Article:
Typical tasks in such a new system would include hosting arrangements, application configuration, server configuration, installation, requirements workshops, specification writing, data extraction and loading, commissioning subcontractors for specialist services (e.g. asset collection), user training, database design and customisations involving bespoke development for database, web and apps.


One of the key aspects of being a project manager is deciding how much project management is necessary, tailoring the techniques above to suit the size of project being delivered.


There’s no point in using a sledgehammer to crack a nut, and overburdening the team with unnecessary plans and reporting requirements. At the same time, we need to know who is working on what, have we estimated the work correctly, and when will they be free for the next project.

It’s all about appropriate project management.


A large part of the role involves communicating with customers, initially about their requirements, then keeping them updated about delivery, together with risks and issues.

As we’re a comparatively small organisation, and I have a background in software development, I’m also able to help with designing and documenting some of the requirements, as well as a test strategy and process.


There is also resource management across the whole team, forward planning to make sure we have the right people on the right projects, and everyone is busy with something.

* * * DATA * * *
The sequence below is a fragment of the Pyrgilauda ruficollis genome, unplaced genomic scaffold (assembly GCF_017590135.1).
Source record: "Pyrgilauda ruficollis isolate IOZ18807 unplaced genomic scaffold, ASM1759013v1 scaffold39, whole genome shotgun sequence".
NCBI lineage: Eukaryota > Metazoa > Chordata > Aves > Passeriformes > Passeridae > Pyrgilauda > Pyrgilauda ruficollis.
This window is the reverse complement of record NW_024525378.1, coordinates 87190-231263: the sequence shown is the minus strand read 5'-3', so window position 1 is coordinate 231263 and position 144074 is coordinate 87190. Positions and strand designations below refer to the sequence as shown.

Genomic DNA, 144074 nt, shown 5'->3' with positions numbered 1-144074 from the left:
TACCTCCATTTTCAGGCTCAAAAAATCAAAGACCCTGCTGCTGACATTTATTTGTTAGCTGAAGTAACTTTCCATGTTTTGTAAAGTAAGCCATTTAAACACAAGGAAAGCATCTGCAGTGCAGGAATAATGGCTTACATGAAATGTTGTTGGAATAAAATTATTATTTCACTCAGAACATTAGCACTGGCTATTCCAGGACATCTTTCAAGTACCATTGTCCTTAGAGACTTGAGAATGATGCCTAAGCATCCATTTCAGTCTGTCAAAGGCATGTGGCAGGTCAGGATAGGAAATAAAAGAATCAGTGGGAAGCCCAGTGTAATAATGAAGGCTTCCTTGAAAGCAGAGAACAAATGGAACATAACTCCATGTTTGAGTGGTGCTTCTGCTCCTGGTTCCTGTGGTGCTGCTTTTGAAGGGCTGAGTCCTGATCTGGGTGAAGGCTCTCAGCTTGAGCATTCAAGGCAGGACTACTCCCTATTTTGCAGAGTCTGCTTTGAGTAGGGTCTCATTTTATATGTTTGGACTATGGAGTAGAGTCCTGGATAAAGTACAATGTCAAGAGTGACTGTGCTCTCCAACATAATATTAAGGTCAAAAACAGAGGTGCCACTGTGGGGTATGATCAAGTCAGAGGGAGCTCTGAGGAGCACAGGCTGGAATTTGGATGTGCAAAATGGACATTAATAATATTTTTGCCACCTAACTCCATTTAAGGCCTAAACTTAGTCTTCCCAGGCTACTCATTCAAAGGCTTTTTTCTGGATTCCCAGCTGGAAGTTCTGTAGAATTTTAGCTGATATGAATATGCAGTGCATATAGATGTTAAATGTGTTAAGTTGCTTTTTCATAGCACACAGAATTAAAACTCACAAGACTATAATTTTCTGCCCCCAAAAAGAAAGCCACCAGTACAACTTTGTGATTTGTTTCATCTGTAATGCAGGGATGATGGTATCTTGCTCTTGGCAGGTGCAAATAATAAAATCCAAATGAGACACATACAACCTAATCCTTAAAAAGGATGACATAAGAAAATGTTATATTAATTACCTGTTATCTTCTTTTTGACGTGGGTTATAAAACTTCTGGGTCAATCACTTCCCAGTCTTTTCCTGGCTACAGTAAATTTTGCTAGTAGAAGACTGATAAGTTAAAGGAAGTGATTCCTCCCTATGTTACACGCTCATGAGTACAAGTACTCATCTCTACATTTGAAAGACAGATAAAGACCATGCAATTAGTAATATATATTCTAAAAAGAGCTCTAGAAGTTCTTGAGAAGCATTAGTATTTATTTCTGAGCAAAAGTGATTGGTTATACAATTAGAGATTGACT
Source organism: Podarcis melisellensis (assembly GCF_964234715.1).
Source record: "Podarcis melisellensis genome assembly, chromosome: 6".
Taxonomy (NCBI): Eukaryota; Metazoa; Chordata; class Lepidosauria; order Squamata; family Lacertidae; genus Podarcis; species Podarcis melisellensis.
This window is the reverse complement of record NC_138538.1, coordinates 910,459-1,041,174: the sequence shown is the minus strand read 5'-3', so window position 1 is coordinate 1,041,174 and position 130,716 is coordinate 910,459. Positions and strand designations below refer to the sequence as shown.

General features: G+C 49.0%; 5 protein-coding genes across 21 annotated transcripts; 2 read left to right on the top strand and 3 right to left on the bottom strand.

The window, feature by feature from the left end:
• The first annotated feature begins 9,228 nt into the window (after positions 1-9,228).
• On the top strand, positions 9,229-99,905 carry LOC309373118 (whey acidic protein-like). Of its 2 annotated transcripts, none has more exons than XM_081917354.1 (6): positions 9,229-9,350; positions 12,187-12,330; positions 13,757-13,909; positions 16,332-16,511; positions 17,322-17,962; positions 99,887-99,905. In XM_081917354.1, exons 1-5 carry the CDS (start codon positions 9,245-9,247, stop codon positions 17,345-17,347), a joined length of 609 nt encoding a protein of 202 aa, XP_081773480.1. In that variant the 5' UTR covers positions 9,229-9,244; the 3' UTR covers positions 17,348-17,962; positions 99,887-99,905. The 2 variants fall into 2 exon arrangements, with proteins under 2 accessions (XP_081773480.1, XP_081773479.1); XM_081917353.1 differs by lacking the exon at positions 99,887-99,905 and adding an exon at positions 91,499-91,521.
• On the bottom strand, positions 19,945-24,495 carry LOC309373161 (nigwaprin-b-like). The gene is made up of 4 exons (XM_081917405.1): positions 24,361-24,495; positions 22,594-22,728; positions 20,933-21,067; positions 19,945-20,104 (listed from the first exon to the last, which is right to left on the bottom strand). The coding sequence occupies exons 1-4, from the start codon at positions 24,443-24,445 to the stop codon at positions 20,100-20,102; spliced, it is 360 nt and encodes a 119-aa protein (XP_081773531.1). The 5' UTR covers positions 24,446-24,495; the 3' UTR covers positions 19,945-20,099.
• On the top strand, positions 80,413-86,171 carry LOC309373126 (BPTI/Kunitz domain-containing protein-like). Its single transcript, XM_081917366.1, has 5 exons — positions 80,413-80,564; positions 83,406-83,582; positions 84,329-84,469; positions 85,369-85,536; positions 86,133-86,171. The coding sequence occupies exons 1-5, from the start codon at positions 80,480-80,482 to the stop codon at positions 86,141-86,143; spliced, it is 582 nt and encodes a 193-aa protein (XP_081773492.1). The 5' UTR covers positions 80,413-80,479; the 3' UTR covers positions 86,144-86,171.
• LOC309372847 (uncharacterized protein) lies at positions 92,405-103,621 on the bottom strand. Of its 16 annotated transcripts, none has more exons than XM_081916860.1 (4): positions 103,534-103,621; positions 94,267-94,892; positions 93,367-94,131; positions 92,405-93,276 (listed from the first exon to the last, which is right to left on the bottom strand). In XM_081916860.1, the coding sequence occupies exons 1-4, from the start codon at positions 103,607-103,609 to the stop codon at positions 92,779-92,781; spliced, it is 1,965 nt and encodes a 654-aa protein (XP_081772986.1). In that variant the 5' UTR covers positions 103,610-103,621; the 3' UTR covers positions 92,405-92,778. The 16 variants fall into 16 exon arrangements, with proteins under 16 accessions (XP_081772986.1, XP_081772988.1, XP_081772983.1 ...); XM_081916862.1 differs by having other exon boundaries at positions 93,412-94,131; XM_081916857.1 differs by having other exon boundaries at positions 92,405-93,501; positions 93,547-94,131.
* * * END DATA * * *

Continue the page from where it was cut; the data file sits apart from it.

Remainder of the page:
Finally, analysing how we performed, how well we estimated, and what we can learn for projects in the future.


Agile Methods

So, that’s pretty much about conventional “waterfall” project management, but a lot of software projects adopt an Agile approach these days.


Essentially, (thinking of the “Scrum” variety) this uses teams of 3 – 9 members, delivering product in an iterative fashion in time-limited sprints of 2-4 weeks. 


The features which make it into any given sprint are chosen from a backlog of user stories and issues, usually stored in a tool such as Atlassian’s Jira.


Once the sprint is defined, the team meet every morning for a quick stand-up meeting (Scrum) During the daily scrum, each team member typically answers three questions:

  • What did I complete yesterday that contributed to the team meeting our sprint goal?
  • What do I plan to complete today to contribute to the team meeting our sprint goal?
  • Do I see any impediment that could prevent me or the team from meeting our sprint goal?


Agile came about as a reaction to large IT projects taking a long time to deliver complete products, by which time the requirements were obsolete, or the market had changed so significantly as to make the product delivered irrelevant.


We have adopted some Agile techniques at MASS for some of the smaller projects, using Jira for issue recording and meeting every work day for a Scrum with the development team.

So far it’s proving a useful technique to give visibility to what the team are working on, avoid duplication of effort and help people collaborate where needed.



If you would like any more information regarding this blogs topic, please don't hesitate in contacting either myself or the MASS Technical Services Team. We are available on 0118 977 8560 or email us at


David Perkins